# CPSC 229: Foundations of Computation

```   Department of Mathematics and Computer Science
Hobart and William Smith Colleges

Fall, 2003.

Instructor:  David J. Eck.

Monday, Wednesday, Friday, 10:10--11:05.
Room Gulick 206A.
```

This course surveys the mathematical foundations of computer science. These foundations include some basic mathematical concepts, such as logic, sets, and functions. They also include some ideas more specific to computing, such as languages and abstract machines.

The prerequisite for the course is CPSC 124: Introductory Programming. However, the prerequisite is more for general background in computing rather than for detailed programming skills. We will use the Java programming language in a few examples, and there may be a few homework exercises that use Java. However, for the most part, this is a mathematics course, and most of the exercises will be mathematical.

You do not need to purchase a textbook for the course. The textbook will be handed out in class. The text was written by Professors David Eck and Carol Critchlow. The book includes five chapters:

• Chapter 1: Logic and Proof.
• Chapter 2: Sets, Functions, and Relations.
• Chapter 3: Regular Expressions and Finite Automata.
• Chapter 4: Grammars.
• Chapter 5: Turing Machines and Computability.

The first two chapters cover general mathematical background. This material is often covered in a course on "Discrete Mathematics," along with other topics such as probability and graph theory. The material that we've chosen for inclusion in these chapters is the most fundamental and is a prerequisite for the rest of the book. The final three chapters cover material that form the theoretical foundation of computer science. This material is often covered in a course called "Automata Theory" or "Formal Language Theory." It deals with computation, languages, and automata and with their interrelationships. The word "automata" is just another term for "computing machines," and the languages that we are interested in here are the ones that are used to program or describe computing machines.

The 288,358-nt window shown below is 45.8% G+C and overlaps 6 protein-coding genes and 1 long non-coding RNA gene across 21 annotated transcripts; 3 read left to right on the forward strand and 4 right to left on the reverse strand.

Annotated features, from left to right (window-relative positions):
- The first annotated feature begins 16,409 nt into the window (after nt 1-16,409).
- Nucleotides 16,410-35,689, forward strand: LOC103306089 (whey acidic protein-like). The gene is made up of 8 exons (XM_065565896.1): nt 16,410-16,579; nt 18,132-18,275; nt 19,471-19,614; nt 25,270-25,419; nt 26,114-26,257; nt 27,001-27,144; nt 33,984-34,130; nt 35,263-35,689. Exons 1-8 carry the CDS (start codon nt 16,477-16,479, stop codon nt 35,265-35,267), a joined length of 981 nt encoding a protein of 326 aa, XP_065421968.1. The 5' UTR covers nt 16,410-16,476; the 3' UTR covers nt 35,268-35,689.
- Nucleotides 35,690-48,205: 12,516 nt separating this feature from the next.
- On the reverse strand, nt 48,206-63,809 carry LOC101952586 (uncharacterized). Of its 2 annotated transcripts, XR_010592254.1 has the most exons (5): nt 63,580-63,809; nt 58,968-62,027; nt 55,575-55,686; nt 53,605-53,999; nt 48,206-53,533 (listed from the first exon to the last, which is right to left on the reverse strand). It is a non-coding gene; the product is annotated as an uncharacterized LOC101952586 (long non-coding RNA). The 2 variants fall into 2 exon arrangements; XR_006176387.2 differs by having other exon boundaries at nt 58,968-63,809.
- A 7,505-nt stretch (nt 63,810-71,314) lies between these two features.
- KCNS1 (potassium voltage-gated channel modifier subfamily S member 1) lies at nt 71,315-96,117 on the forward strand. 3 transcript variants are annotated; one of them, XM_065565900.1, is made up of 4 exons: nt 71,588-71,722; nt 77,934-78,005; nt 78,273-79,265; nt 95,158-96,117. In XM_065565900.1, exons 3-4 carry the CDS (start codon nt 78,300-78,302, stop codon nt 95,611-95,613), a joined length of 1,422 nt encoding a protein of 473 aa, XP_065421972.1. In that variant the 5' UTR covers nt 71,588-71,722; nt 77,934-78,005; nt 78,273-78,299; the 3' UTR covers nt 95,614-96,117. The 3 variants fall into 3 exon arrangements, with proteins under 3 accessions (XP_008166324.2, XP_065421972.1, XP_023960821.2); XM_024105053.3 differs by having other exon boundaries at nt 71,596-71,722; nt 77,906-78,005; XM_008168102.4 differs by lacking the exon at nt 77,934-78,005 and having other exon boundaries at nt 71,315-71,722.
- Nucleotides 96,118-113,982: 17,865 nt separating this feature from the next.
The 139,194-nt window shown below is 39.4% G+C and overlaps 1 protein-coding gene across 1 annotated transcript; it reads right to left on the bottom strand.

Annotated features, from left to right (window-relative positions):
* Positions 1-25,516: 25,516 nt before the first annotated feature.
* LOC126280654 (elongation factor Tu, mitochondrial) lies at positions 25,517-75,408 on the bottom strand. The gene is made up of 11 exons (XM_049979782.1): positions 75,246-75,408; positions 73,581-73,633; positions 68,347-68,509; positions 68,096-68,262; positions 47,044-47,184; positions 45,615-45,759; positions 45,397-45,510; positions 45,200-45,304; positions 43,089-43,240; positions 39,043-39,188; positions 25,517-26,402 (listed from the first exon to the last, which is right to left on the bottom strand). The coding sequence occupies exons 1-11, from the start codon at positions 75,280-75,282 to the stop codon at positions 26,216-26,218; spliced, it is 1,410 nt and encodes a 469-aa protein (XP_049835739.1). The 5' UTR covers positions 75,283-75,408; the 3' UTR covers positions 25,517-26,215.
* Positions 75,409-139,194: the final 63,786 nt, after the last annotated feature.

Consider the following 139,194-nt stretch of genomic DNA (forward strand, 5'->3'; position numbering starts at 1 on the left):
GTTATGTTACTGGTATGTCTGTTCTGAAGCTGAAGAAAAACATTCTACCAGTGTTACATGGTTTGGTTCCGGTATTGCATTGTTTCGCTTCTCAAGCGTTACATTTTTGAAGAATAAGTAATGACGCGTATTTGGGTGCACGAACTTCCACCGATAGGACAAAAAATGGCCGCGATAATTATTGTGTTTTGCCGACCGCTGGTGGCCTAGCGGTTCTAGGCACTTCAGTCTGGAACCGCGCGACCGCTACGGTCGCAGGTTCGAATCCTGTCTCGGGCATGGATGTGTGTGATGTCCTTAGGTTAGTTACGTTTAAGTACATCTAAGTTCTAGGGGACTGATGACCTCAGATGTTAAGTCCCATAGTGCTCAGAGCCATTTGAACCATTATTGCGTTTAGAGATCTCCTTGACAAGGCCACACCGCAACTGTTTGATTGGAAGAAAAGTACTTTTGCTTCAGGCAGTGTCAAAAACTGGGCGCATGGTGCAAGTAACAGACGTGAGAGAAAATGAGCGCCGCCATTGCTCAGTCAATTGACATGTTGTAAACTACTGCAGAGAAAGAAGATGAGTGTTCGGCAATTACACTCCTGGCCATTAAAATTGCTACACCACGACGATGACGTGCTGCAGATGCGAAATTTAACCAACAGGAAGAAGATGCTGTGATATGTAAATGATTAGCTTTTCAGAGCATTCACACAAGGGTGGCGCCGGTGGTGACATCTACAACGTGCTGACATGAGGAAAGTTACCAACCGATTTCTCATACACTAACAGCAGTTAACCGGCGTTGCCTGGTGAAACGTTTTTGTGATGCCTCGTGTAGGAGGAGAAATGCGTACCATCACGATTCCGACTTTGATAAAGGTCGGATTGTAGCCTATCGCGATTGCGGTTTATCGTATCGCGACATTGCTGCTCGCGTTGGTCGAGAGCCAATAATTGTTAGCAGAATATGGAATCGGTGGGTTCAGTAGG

Although the course is mathematical, the first four chapters, at least, are highly relevant to applications of computer science. There are sections throughout these chapters that cover applications. The chapter on Turing machines probably has few practical applications, but it is right at the theoretical heart of computer science and no one can claim to understand computers without knowing this material.

### Homework Assignments

There will be weekly homework assignments, which will be collected and graded. A few of the homework problems might involve writing short programs or code segments, but this is not a programming class and there will be no major programming assignments. The assignments will be similar to the end-of-section assignments in the textbook but will not be taken directly form the book. (I will be writing new exercises because the ones in the textbook have been used for the past three years.)

The assignments for each week will be collected the following week. Generally, assignments will not be accepted late. However, under certain circumstances, such as illness, I will consider accepting an assignment in the class period after the one when it is due.

Although I will collect and grade just a few exercises each week, I encourage you to try as many of the exercises in the textbook as you can find time for. You can only learn mathematics by doing it! During my office hours, I will be happy to answer questions about exercises from the textbook, and I will do some of them as examples in class.